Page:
I walked down that runway feeling like I owned it. I felt proud of my curvy body and grey hair and realised that I was good enough, just as I was in that moment. I’d spent years struggling to like my body; it stopped me from joining in with so many things, from trying new sports to always dreading clothes shopping. There’s a distinct lack of me in any photographs from when my children were younger. At 30, I’d even booked an appointment to have a breast reduction because I thought that would make me feel happier. I thought that if I could join the backless dress brigade, I would fit in. I’m glad I changed my mind at the last minute as for me it wasn’t the physical aspect I needed to change but my mindset.
Even then, I never thought about modelling professionally. It just wasn’t on my radar. After all, I was a curvy size 14-16, 5’7’’, 44-year-old woman with grey hair — not your stereotypical model material.
Married…and going grey
But life was good: I’d found love again, and married Mark in 2014. I’d also taken the decision to stop colouring my hair. I started going grey as a teenager and have dyed it every colour of the rainbow over the years, which was fun for a while. But one morning when I was 45 I woke up and decided I wanted to stop disguising my hair and just embrace it. It helped that I had a very short pixie cut at the time along with a supportive hairdresser, but it felt like the right time for me and I think for the first time in my life I felt truly comfortable in my own skin.
Shortly after this, it was suggested by a few people that I should try modelling, so at 46 I thought why not? At this point my eldest daughter was in a much better place and I had nothing to lose. I sent off very basic images to model agencies across the country and got signed by a London agency very quickly. It was at that point that I knew I had to take it more seriously and have absolutely loved every moment of this new career. I’m now represented by Bridge Models in London.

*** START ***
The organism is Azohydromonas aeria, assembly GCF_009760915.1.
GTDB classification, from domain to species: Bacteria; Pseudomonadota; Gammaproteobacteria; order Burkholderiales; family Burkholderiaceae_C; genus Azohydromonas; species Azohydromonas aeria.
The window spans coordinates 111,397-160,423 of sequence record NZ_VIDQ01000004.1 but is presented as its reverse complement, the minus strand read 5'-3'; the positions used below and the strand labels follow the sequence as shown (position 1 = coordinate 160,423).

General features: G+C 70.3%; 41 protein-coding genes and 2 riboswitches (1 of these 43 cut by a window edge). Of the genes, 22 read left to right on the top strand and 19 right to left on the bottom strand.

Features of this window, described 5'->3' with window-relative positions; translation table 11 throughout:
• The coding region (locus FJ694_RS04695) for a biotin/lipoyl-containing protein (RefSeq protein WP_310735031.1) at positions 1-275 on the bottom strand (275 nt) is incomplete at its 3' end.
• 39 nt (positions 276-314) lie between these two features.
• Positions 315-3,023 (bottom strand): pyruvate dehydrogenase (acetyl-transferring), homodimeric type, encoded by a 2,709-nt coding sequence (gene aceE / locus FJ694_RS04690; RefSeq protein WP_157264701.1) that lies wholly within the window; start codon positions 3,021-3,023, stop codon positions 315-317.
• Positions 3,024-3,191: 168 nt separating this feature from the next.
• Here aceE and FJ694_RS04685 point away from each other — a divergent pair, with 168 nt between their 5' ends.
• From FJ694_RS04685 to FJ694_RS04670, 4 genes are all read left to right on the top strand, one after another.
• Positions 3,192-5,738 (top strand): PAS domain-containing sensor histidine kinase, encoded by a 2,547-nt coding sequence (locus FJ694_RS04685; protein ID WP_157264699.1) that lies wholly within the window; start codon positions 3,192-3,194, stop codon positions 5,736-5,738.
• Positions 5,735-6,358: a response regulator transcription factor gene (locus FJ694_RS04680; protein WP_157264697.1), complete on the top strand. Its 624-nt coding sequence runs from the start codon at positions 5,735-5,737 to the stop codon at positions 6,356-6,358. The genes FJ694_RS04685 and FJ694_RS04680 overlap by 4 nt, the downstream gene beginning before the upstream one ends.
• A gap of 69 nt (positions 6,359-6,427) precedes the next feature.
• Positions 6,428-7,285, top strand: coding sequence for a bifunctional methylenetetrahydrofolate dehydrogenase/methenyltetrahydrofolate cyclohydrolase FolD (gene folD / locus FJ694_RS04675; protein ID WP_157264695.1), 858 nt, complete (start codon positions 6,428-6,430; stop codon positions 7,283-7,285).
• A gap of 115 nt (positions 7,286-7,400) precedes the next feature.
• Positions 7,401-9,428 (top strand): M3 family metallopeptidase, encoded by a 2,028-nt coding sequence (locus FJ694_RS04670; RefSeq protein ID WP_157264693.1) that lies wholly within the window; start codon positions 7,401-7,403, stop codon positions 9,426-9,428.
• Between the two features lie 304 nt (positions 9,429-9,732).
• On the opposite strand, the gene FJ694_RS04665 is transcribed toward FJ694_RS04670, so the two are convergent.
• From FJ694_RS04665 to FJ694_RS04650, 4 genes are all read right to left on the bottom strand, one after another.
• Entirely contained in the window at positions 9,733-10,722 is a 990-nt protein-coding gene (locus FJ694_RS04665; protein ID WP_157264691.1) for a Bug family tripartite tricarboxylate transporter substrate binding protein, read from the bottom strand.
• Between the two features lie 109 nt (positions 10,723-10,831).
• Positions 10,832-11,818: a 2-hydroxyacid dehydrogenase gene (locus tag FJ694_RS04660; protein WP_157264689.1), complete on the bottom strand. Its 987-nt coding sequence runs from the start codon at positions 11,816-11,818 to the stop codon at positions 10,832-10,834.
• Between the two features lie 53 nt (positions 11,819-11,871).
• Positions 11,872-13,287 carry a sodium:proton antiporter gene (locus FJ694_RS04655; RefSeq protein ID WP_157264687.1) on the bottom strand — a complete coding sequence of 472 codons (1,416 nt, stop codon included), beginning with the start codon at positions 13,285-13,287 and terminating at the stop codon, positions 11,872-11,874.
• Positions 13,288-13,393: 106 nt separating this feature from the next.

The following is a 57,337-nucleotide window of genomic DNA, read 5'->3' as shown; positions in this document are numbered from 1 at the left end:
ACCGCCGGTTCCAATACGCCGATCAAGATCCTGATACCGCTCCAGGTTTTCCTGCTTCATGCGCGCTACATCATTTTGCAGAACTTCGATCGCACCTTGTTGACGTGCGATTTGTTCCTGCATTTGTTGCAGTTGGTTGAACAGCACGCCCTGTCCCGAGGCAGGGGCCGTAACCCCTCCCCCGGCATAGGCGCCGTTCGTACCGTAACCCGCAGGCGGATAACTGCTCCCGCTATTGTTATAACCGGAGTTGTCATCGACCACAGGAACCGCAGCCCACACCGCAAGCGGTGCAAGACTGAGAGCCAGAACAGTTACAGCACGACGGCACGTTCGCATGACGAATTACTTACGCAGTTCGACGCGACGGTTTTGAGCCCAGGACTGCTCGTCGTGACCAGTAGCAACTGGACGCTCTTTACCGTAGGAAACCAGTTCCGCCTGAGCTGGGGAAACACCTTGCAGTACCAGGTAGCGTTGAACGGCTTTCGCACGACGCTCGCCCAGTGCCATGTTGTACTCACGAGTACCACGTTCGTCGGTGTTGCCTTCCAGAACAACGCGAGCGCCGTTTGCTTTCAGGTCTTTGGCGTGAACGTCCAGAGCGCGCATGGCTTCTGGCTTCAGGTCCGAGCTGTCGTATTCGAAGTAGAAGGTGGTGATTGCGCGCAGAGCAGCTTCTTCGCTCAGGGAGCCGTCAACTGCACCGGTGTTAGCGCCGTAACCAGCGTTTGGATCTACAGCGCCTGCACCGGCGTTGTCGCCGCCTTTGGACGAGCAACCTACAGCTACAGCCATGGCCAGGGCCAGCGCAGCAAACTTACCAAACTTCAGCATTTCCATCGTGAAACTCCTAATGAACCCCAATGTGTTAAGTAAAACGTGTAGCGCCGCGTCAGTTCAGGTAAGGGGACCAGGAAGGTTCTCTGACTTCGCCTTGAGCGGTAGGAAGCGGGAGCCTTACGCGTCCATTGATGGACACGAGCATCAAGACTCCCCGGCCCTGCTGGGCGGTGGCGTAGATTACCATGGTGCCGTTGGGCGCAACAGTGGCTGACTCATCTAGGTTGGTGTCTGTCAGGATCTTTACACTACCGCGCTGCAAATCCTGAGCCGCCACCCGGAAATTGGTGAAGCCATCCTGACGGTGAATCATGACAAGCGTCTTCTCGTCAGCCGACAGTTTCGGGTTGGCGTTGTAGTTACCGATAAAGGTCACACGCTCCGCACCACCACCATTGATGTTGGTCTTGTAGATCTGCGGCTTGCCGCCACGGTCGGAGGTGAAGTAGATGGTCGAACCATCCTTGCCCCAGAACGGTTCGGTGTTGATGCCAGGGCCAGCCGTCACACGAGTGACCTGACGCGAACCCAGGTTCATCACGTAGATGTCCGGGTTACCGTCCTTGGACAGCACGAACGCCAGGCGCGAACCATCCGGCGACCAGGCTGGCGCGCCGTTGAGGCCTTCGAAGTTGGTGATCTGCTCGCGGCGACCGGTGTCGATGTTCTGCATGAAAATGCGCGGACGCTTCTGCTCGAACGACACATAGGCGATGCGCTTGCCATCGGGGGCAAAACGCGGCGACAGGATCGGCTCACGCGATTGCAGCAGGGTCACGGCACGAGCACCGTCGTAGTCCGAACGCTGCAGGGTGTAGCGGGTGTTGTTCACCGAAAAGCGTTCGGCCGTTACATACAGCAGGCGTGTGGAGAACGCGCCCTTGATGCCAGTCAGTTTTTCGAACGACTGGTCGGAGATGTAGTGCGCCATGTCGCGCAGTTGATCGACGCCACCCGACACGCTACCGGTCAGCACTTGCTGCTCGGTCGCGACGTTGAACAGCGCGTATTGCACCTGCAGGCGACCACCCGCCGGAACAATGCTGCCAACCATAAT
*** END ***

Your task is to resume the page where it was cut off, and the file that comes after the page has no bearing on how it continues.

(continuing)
Coping with imposter syndrome
My imposter syndrome was very real and there have been lots of times when I could have given up and allowed that negative voice to stop me. But I’m glad to say that that word — brave — carried me forward. Within the first year, I modelled swimwear alongside the iconic curve model Ashley Graham and American singer Lizzo; I came back from the Bahamas that week a different person.
I’ve finally found my passion and purpose.
It had ignited a flame that I no longer ignore, I’ve finally found my passion and purpose. My favourite bookings are swimwear and lingerie campaigns because the feedback I receive from other women over 40, who still don’t feel visible or represented in advertising, is always such a boost to any lack of confidence I may have. Yes, change and personal growth can be really hard, scary and messy and it’s very much like a rollercoaster ride, which is why I wanted to share some of the downs of my journey too because that’s the reality.
I’ve been part of some amazing inclusive brand campaigns that are finally starting to show up for older women including Figleaves, Swimsuits for All, Heist, Chantelle Paris, JDWilliams. I can’t tell you how proud I was when Dita von Teese shared my latest Playful Promises “Ageless Fashion” campaign post to her 2.6 million followers. The response from other women blew me away!
My podcast: All about reinvention
I mentioned that at 18 I nearly went to drama school, I loved acting, but my lack of self-belief and confidence held me back but I’ve finally re-discovered that person — and I’ve finally found my voice. I came across so many women on social media that were reinventing themselves, starting new hobbies and being brave after 40 that it led me to starting my Out of the Bubble podcast. Sharing stories of everyday women who all have inspiring stories to share and so often don’t get the opportunity to be heard. I used to want to be a backing singer when I was younger but now, I’d want to be the lead singer. I’m 51 soon and this decades’ word is “ambition”, so I hope this journey shows you it’s never too late to try something new.
Saying yes to more things in life has led me down a very different road – one that I could never have imagined. Try it!